WASHINGTON (Reuters) - Patients who have flu-like symptoms and are having trouble breathing should get quick treatment with the antiviral drugs Tamiflu or Relenza, even before getting a flu test, U.S. officials said on Tuesday.
And doctors should consider setting up a system so that patients most likely to become severely ill from H1N1 swine flu have a prescription on hand so they can just call up to get the go-ahead to take the drugs if they develop symptoms, the U.S. Centers for Disease Control and Prevention said.
"Treatment should not wait for laboratory confirmation of influenza because laboratory testing can delay treatment and because a negative rapid test for influenza does not rule out influenza," the CDC says in updated guidelines, available here
“The very young and very old, people with chronic medical conditions and pregnant women in general ought to be treated with antivirals when they have an influenza-like illness,” the CDC’s Dr. Anne Schuchat told reporters.
But most people will not need any treatment at all for H1N1 because most of those infected so far have recovered on their own. “They can be cared for with mom’s chicken soup at home, lots of fluids and rest,” Schuchat said.
The latest guidance suggests officials are keen to make sure people who need it get very quick treatment, while making sure people who do not need the drugs do not abuse them.
Both GlaxoSmithKline’s Relenza and Roche AG’s Tamiflu can help save the lives of patients severely ill with any influenza, if given within a day or so of symptoms starting. They can also ease the misery of milder cases and even prevent flu if people take it just after exposure.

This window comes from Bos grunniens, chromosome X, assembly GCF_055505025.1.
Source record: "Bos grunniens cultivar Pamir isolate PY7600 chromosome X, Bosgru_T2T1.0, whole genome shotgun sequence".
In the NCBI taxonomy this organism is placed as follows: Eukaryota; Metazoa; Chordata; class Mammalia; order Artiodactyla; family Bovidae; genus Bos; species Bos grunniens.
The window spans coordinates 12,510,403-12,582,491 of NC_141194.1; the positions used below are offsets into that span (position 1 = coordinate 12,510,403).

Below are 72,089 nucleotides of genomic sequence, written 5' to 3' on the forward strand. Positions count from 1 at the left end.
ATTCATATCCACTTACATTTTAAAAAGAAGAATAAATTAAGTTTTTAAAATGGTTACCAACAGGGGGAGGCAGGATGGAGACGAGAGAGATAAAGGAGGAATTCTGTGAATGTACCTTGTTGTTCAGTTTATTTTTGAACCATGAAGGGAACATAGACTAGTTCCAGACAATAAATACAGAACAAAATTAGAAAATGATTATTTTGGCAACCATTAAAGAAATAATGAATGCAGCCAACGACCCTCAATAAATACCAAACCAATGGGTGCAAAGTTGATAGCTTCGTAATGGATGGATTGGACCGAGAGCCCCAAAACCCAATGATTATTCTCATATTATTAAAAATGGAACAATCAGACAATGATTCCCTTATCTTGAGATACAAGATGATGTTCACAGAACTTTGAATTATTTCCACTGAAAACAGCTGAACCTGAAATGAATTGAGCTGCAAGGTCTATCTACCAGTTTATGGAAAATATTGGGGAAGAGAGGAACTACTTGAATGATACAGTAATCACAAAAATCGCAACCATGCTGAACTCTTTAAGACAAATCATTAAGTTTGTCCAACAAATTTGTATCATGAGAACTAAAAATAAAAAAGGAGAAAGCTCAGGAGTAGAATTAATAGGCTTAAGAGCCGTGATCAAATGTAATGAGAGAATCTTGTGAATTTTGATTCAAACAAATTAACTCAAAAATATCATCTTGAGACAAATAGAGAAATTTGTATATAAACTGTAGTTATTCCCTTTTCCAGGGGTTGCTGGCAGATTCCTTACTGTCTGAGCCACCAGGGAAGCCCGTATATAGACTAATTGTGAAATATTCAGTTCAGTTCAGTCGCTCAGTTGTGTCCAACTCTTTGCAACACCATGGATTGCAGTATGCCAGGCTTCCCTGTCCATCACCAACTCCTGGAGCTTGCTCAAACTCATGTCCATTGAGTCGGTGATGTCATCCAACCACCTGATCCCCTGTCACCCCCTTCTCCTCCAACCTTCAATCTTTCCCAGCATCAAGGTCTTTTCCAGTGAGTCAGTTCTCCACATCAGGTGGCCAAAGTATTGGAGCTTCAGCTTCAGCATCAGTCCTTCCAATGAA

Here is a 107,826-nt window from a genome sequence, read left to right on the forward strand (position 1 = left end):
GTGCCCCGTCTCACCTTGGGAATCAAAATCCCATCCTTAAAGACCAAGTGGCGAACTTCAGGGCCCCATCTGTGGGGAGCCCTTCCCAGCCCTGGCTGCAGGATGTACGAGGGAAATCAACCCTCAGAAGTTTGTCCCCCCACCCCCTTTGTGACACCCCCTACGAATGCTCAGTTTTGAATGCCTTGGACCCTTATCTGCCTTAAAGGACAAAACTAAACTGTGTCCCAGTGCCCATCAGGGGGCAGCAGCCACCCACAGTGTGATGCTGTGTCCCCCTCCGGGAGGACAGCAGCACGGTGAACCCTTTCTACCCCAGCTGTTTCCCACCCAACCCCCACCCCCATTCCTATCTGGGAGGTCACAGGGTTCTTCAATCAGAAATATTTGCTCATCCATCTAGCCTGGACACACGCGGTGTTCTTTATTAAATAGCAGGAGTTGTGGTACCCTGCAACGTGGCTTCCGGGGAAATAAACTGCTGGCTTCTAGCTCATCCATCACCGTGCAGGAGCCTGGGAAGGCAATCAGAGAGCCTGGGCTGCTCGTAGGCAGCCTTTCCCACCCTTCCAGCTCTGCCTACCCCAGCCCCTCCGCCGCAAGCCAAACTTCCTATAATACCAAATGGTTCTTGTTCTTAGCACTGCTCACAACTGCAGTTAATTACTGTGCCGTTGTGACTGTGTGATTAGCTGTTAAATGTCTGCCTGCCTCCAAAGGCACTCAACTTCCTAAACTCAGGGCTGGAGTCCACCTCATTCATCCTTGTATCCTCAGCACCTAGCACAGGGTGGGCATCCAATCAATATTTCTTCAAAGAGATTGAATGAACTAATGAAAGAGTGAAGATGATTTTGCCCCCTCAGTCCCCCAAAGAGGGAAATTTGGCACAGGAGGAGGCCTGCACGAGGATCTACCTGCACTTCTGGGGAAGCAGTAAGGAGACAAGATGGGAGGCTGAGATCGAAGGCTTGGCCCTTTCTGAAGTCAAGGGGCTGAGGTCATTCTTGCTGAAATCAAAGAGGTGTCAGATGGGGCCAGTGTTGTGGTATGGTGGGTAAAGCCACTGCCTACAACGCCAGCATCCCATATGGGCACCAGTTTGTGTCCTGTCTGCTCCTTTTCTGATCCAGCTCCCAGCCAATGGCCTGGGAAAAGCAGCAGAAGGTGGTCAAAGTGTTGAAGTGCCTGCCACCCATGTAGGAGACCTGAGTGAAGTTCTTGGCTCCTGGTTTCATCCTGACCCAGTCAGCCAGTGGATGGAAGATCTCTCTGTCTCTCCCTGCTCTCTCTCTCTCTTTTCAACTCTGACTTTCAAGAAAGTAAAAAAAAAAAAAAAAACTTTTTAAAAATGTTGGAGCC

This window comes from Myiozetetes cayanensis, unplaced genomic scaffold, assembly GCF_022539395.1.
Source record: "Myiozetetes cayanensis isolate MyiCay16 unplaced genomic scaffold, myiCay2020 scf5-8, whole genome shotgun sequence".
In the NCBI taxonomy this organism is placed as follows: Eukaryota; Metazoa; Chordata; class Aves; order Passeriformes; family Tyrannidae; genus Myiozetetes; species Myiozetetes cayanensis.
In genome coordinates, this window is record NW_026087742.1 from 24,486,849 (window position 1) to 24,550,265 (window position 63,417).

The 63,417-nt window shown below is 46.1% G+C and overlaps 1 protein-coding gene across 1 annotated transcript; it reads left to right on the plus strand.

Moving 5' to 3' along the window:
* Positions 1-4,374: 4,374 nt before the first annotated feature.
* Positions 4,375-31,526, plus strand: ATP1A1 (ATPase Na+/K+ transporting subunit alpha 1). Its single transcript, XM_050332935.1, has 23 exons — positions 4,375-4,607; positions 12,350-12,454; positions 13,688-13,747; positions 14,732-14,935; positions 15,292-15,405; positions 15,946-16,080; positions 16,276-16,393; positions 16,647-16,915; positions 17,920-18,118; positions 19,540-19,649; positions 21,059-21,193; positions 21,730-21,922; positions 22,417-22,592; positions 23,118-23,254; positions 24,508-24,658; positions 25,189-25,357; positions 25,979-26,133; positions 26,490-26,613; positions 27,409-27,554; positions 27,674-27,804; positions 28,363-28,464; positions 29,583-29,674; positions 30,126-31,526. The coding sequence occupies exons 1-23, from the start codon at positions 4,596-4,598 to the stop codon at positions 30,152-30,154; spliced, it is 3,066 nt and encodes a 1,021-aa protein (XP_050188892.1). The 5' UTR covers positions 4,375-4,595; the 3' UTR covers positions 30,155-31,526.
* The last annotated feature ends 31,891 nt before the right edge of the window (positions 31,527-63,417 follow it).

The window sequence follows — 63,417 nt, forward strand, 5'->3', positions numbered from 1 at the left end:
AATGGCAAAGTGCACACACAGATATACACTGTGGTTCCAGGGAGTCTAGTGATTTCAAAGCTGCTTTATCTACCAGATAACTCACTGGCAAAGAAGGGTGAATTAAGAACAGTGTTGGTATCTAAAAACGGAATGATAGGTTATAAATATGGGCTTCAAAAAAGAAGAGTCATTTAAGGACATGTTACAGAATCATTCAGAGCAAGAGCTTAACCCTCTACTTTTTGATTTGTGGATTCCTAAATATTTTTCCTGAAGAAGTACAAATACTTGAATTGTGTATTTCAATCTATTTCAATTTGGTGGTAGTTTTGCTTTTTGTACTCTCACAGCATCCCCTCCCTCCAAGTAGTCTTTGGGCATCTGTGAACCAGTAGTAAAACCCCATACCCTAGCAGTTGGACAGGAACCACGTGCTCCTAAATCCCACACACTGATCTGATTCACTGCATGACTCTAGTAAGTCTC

But supplies are not infinite and health officials worry that the more people take them, the quicker the virus will evolve resistance, rendering them useless. Two older flu drugs, amantadine and rimantadine, are already useless against seasonal flu.
The CDC is clear that some people should take the drugs prophylactically -- to prevent infection. That includes some healthcare workers and people with high-risk conditions such as asthma who know they were in close contact with an infected person.
But the new guidance adds an option to watch and see if the person gets a fever. “Instead of the preventive use of antivirals, clinicians may consider watchful waiting,” Schuchat said.
A vaccine against H1N1 swine flu is being tested but will not be available until mid-October. The CDC recommends that about 160 million people line up for the first doses starting then.
“Virtually all the influenza circulating now in the United States is the 2009 H1N1 strain,” Schuchat said. It has not mutated and the vaccine is still a good match, she said.
She said only a handful of cases of resistance to Tamiflu, known generically as oseltamivir, have been reported.
In the United States, 24 elementary, middle or high schools closed because of H1N1 outbreaks last week, letting 25,000 students out of class. The CDC advises against closing schools unless so many students or staff become ill that the school is overwhelmed.
The virus “is causing increased disease and it is time to pay attention,” Schuchat said.
Editing by Cynthia Osterman